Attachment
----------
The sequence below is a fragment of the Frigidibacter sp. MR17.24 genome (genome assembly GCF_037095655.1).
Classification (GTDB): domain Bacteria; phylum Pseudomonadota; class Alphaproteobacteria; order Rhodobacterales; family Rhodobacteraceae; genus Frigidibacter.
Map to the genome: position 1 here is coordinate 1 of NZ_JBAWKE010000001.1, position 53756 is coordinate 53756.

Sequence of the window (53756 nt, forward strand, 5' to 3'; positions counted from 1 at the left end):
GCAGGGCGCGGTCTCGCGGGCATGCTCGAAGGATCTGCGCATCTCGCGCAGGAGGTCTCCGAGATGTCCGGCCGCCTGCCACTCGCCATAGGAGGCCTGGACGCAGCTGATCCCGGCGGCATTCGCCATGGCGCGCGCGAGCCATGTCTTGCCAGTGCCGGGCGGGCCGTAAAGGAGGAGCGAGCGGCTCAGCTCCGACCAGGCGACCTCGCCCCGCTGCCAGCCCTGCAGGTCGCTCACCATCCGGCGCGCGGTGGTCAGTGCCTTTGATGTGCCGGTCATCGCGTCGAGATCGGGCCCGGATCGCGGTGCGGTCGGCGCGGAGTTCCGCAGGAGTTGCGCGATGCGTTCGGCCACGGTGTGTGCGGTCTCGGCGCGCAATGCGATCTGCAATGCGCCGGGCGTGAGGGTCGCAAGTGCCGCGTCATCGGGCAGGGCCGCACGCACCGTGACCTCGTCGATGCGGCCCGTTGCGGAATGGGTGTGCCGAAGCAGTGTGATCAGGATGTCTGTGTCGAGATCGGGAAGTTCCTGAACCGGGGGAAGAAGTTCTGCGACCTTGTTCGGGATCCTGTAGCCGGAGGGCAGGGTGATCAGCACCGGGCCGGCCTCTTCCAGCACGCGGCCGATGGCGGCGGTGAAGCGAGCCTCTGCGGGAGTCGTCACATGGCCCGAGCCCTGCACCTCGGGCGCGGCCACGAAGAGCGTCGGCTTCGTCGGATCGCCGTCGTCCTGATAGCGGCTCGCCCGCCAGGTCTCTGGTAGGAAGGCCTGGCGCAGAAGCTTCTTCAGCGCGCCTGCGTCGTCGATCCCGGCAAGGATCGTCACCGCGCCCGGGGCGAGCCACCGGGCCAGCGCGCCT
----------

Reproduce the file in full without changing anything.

The sequence below is a fragment of the Frigidibacter sp. MR17.24 genome (genome assembly GCF_037095655.1).
Classification (GTDB): domain Bacteria; phylum Pseudomonadota; class Alphaproteobacteria; order Rhodobacterales; family Rhodobacteraceae; genus Frigidibacter.
Map to the genome: position 1 here is coordinate 1 of NZ_JBAWKE010000001.1, position 53756 is coordinate 53756.

Sequence of the window (53756 nt, forward strand, 5' to 3'; positions counted from 1 at the left end):
GCAGGGCGCGGTCTCGCGGGCATGCTCGAAGGATCTGCGCATCTCGCGCAGGAGGTCTCCGAGATGTCCGGCCGCCTGCCACTCGCCATAGGAGGCCTGGACGCAGCTGATCCCGGCGGCATTCGCCATGGCGCGCGCGAGCCATGTCTTGCCAGTGCCGGGCGGGCCGTAAAGGAGGAGCGAGCGGCTCAGCTCCGACCAGGCGACCTCGCCCCGCTGCCAGCCCTGCAGGTCGCTCACCATCCGGCGCGCGGTGGTCAGTGCCTTTGATGTGCCGGTCATCGCGTCGAGATCGGGCCCGGATCGCGGTGCGGTCGGCGCGGAGTTCCGCAGGAGTTGCGCGATGCGTTCGGCCACGGTGTGTGCGGTCTCGGCGCGCAATGCGATCTGCAATGCGCCGGGCGTGAGGGTCGCAAGTGCCGCGTCATCGGGCAGGGCCGCACGCACCGTGACCTCGTCGATGCGGCCCGTTGCGGAATGGGTGTGCCGAAGCAGTGTGATCAGGATGTCTGTGTCGAGATCGGGAAGTTCCTGAACCGGGGGAAGAAGTTCTGCGACCTTGTTCGGGATCCTGTAGCCGGAGGGCAGGGTGATCAGCACCGGGCCGGCCTCTTCCAGCACGCGGCCGATGGCGGCGGTGAAGCGAGCCTCTGCGGGAGTCGTCACATGGCCCGAGCCCTGCACCTCGGGCGCGGCCACGAAGAGCGTCGGCTTCGTCGGATCGCCGTCGTCCTGATAGCGGCTCGCCCGCCAGGTCTCTGGTAGGAAGGCCTGGCGCAGAAGCTTCTTCAGCGCGCCTGCGTCGTCGATCCCGGCAAGGATCGTCACCGCGCCCGGGGCGAGCCACCGGGCCAGCGCGCCT